Jon Henke
Bruce "McQ" McQuain
Dale Franks
Bryan Pick
Billy Hollis
Lance Paddock


Recent Posts
The Ayers Resurrection Tour
Special Friends Get Special Breaks
One Hour
The Hope and Change Express - stalled in the slow lane
Michael Steele New RNC Chairman
Things that make you go "hmmmm"...
Oh yeah, that "rule of law" thing ...
Putting Dollar Signs in Front Of The AGW Hoax
Moving toward a 60 vote majority?
Do As I Say ....
QandO Newsroom

Newsroom Home Page

US News

US National News

International News

Top World New
Iraq News
Mideast Conflict


Blogpulse Daily Highlights
Daypop Top 40 Links


Regional News


News Publications

Padilla: SCOTUS refuses to hear case
Posted by: McQ on Tuesday, April 04, 2006

The story claims a "significant victory" has been won by the Bush administration concerning its ability to hold those classified as "enemy combatants" indefinitely, even those who are US citizens captured on US soil:
The justices voted 6-3 not to review the case of Jose Padilla, one of the most high-profile cases testing the administration’s anti-terrorism powers in the wake of the 9/11 attacks. Mr Padilla, a US citizen captured in Chicago, was held in military detention without charges for three years before the government decided to try him in the civilian court system.

The shift to try Mr Padilla as a civilian was widely criticised as an attempt by the administration to avoid a Supreme Court review of the case, and the tactic appears to have worked.

Three justices who held the balance of power in the case – Chief Justice John Roberts, Justice Anthony Kennedy and Justice John Paul Stevens – took the unusual step of issuing an opinion to justify their refusal to hear the case, focusing on the fact that Mr Padilla is no longer being held as an enemy combatant.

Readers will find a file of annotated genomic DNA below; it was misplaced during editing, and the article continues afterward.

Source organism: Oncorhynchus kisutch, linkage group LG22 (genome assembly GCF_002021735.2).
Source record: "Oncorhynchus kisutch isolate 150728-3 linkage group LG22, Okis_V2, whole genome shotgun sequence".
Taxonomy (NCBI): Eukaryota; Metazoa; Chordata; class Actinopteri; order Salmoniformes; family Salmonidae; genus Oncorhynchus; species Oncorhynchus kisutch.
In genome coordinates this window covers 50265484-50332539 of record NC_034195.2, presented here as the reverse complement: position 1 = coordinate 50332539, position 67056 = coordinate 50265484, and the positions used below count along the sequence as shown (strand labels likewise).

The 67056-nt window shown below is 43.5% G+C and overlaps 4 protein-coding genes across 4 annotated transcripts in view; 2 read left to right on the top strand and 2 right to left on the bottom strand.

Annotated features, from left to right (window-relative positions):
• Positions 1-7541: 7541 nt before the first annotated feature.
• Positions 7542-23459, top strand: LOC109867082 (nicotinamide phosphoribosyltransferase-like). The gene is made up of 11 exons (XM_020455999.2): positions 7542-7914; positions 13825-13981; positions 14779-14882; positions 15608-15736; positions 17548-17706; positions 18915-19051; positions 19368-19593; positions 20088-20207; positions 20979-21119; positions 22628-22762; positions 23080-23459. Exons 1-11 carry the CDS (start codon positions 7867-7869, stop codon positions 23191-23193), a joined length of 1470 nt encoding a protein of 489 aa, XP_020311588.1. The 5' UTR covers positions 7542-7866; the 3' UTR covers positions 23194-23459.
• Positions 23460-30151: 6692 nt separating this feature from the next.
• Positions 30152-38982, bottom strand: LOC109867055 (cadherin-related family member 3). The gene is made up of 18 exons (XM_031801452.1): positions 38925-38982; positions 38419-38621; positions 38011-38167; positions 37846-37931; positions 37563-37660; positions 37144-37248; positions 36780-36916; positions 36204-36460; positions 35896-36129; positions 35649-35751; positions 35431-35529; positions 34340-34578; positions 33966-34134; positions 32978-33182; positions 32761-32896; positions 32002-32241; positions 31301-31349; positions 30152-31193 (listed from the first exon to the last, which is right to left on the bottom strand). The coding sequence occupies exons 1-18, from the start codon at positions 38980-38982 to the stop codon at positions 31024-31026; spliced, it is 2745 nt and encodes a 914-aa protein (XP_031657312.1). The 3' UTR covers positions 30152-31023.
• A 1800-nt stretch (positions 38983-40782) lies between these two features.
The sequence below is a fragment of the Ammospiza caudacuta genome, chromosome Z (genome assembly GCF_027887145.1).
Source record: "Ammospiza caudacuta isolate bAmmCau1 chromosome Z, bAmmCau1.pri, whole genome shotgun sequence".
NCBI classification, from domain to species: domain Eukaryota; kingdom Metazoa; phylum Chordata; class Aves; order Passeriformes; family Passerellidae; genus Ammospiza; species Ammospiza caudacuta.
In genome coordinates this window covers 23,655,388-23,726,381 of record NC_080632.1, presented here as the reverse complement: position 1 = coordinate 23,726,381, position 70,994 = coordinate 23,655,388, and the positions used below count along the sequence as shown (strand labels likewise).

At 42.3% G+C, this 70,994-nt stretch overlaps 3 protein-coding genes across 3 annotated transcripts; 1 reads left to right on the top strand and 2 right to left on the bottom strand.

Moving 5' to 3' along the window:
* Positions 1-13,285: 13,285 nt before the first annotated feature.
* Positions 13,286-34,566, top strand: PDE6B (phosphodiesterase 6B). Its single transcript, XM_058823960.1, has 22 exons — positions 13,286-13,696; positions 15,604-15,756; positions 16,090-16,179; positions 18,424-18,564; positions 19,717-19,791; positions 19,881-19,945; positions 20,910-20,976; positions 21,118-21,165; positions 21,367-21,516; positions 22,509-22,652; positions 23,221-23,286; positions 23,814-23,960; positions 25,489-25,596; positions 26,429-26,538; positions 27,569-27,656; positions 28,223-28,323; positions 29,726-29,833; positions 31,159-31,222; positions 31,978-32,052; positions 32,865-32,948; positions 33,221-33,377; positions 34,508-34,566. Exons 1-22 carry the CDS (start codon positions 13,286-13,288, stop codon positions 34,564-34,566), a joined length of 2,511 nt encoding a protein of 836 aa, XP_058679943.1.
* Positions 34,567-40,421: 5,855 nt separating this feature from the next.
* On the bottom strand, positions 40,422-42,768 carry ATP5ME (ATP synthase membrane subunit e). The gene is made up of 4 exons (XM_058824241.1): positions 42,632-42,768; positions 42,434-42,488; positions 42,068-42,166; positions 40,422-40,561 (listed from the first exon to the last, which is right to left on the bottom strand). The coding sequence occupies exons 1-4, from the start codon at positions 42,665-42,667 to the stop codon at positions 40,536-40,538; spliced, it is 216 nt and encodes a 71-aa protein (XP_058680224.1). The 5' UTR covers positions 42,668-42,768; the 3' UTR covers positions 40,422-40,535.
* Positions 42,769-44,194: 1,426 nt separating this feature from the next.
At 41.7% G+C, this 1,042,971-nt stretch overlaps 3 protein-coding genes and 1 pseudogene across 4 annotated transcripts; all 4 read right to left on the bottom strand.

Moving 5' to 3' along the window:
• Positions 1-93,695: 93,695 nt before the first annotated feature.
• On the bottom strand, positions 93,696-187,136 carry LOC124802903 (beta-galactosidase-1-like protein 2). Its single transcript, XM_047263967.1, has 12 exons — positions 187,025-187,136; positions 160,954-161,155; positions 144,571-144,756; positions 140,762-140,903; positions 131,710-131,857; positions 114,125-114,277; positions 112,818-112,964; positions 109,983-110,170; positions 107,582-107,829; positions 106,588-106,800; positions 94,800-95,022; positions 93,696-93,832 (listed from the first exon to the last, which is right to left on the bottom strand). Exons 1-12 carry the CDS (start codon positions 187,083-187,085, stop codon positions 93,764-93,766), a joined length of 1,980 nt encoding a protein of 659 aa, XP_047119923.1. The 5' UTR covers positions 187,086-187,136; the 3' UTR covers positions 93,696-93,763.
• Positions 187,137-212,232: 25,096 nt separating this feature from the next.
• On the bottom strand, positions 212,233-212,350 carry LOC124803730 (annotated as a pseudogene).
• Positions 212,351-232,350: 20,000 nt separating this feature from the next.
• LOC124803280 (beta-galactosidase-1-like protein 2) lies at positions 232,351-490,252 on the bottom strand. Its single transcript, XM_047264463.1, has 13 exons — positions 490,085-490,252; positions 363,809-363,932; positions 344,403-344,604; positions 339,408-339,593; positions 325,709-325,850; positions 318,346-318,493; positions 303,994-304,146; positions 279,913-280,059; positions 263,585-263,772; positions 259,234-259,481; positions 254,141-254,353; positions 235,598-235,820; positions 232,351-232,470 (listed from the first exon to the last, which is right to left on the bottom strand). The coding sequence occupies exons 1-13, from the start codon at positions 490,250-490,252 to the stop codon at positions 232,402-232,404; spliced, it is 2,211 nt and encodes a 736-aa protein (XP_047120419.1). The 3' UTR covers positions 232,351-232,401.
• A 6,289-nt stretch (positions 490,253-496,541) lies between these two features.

“Any consideration of what rights he might be able to assert if he were returned to military custody would be hypothetical, and to no effect, at this stage of the proceedings,” Justice Kennedy wrote for the three men, noting that civilian custody was “part of the relief he sought, and that its lawfulness is uncontested”.
It appears to be more of an avoidance of the subject by the court than a victory for the Bush administration. Essentially saying "we don't rule on hypotheticals", the majority agreed that since Padilla had already gotten the relief for which he was petitioning the court, there was no reason to hear the case.

However at least one justice made it clear that if Padilla's circumstances change to where he is again classified as an "enemy combatant" and remanded to military custody after the trial, the court might consider hearing an appeal:
Justice Kennedy acknowledged that Mr Padilla “has a continuing concern” that he might be reclassified as an enemy combatant but said that concern “can be addressed if the necessity arises”. But he also issued a veiled warning to the government not to return Mr Padilla to the military, and invited him to bring his appeal straight back to the Supreme Court if they did so. At the moment, no US citizens are being held as enemy combatants.